PUNE — This article almost didn't see the light of day. My mistake was to send a message to the great-nephew of Nathuram Godse, Mahatma Gandhi's assassin, without realizing that my WhatsApp profile featured a healthy and smiling image of the "Father of the Nation." Suffice it to say that Ajinkya Godse was not too pleased.

His response arrived a few days later: "If you would like to meet me and to visit Nathuram Godse's memorial, first of all, listen to his last statement before the judges." He had enclosed an audio recording along with the letter. In it, an actor recites, for almost four hours, the murderer's final words before the court in November 1948 — included as a bonus is the audio reconstruction of the infamous great-uncle's hanging a year later. Everything is there, even the sound of the rope being wrapped around his neck and the stall falling to the ground.

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Sadia Rao

Amma Mia! India To New Zealand, The Women In Politics Paradox


Long before Angela Merkel or even Margaret Thatcher, Indian politics has produced some fearsome female leaders. Indira Gandhi, also known as the "Iron Lady" of India, took office as the first female prime minister of the country in 1966 and returned for another term in 1980. Years after Gandhi's assassination in 1984, her daughter-in-law Sonia Gandhi, carried forward both the family and female legacy, and still stands as longstanding president of the Indian National Congress party.

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Santos, An Awkward Nobel Peace Prize

The committee that awards the Nobel Peace Prize does not approach its task the way the Academy assigns the Oscars. The Nobel is not a trophy to crown an achievement as much as a message … or more precisely, a "shot in the arm." The Nobel committee has long made it clear that they choose people or organizations that are advancing the cause of peace, and, as such, need an extra boost of international recognition to take their work and objectives further. It has sometimes led to some head-scratching choices. Last year, the prize went to the "Tunisian National Dialogue Quartet". In 2009, U.S. President Barack Obama was lauded barely eight months after he took office.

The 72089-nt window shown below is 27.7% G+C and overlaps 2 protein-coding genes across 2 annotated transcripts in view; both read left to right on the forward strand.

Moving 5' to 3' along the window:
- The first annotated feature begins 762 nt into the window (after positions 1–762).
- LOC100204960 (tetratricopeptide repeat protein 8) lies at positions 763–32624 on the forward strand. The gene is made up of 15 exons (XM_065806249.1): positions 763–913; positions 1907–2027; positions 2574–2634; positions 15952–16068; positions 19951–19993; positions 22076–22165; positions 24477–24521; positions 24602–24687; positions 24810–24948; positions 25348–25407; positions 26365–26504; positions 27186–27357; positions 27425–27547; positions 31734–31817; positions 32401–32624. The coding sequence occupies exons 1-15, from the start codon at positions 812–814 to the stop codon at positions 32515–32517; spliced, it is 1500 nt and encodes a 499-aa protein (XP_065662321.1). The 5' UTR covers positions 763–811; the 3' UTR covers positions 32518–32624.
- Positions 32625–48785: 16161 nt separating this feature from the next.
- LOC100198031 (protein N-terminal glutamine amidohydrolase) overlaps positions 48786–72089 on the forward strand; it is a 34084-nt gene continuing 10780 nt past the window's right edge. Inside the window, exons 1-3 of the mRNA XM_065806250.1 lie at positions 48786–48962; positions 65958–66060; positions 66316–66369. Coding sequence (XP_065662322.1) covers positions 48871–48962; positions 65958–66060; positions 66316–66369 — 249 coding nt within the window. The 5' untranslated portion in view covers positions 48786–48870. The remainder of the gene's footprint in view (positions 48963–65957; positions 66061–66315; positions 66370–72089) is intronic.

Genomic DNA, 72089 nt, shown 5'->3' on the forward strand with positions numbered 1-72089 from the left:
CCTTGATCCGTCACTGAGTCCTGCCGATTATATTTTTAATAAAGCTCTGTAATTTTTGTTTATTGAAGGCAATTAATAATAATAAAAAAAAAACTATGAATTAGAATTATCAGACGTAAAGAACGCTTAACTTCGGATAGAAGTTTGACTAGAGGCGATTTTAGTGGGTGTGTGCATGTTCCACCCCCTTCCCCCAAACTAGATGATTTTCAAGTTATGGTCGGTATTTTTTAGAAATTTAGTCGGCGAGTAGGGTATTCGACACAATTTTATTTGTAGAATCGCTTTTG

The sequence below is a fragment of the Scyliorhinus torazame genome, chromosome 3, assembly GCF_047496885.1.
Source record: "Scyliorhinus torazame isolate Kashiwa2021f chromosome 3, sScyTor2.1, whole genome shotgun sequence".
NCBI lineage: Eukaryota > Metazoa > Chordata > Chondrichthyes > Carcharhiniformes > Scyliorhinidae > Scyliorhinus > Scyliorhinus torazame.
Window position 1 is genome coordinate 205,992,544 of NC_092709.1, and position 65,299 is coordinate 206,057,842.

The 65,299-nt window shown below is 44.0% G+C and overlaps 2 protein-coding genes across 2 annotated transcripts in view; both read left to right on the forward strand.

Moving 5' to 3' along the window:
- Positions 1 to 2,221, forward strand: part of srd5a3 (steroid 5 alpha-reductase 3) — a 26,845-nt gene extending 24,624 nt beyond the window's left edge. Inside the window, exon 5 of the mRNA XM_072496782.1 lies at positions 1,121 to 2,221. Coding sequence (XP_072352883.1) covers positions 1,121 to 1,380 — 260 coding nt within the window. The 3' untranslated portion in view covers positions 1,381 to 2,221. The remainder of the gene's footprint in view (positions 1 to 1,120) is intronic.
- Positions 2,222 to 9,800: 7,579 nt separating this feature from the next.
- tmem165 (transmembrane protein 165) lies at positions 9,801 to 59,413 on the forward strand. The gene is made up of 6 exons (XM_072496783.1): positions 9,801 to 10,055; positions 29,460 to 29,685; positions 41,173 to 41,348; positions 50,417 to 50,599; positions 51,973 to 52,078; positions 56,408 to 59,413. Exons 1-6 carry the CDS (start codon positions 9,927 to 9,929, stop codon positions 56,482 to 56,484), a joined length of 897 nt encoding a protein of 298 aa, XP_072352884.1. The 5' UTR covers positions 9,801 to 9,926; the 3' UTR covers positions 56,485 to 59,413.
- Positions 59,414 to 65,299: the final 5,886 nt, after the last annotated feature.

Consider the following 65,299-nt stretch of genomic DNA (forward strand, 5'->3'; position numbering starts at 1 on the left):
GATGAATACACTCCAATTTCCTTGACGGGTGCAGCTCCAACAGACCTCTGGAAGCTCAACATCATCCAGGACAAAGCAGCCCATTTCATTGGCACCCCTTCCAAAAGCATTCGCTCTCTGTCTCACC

The 2016 choice appears to be even more odd. Colombian President Juan Manuel Santos won the Nobel this morning less than a week after a democratic rejection of his efforts to end the half-century civil war with communist rebel group FARC that has killed some 220,000 people.

The Nobel committee explained its choice in the face of last Sunday's referendum that rejected the peace deal: "This result has created great uncertainty as to the future of Colombia. There is a real danger that the peace process will come to a halt and that civil war will flare up again. This makes it even more important that the parties, headed by President Santos and FARC guerrilla leader Rodrigo Londoño, continue to respect the ceasefire."

The committee added that the peace deal's collapse "does not necessarily mean that the peace process is dead." It remains to be seen if this Nobel is that final shot in the arm needed to bring peace to Colombia. Or if the committee should start picking its winners like the Oscars.

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Not So Eternal Flame

The Raj Ghat memorial in Delhi is a black marble platform that marks the spot of Mahatma Gandhi's cremation. Comparing my slide to recent pictures, I noticed that an eternal flame was now burning on one end of the memorial; it doesn't look like it was there when we visited the monument.


Verbatim: Walesa, Greenwald, Depardieu

Quotes that made news, news that made quotes...

Julien Bouissou

Why India's Gandhi Dynasty May Be About To Crumble

Long revered amongst the founders of modern India, the Gandhi family is now facing the most delicate political moment in memory as its INC party risks losing national elections.

AMETHI — The small assembly of villagers gathered in the tent can’t wait much longer in this stifling heat of this district in northeastern India. All are wiping their foreheads, slumped in their plastic chairs — except for Munna, beads of sweat running down her face as she stands in front of a small stage surrounded by flowers. The farm worker put on her best sari and walked three kilometers in the hope of meeting Priyanka Gandhi, the great-granddaughter of the legendary Jawharlal Nehru, to hand her some written requests.

“We need water pumps in the village,” Munna says. “Party officials don’t listen to the poor anymore. We only have the Gandhis left.”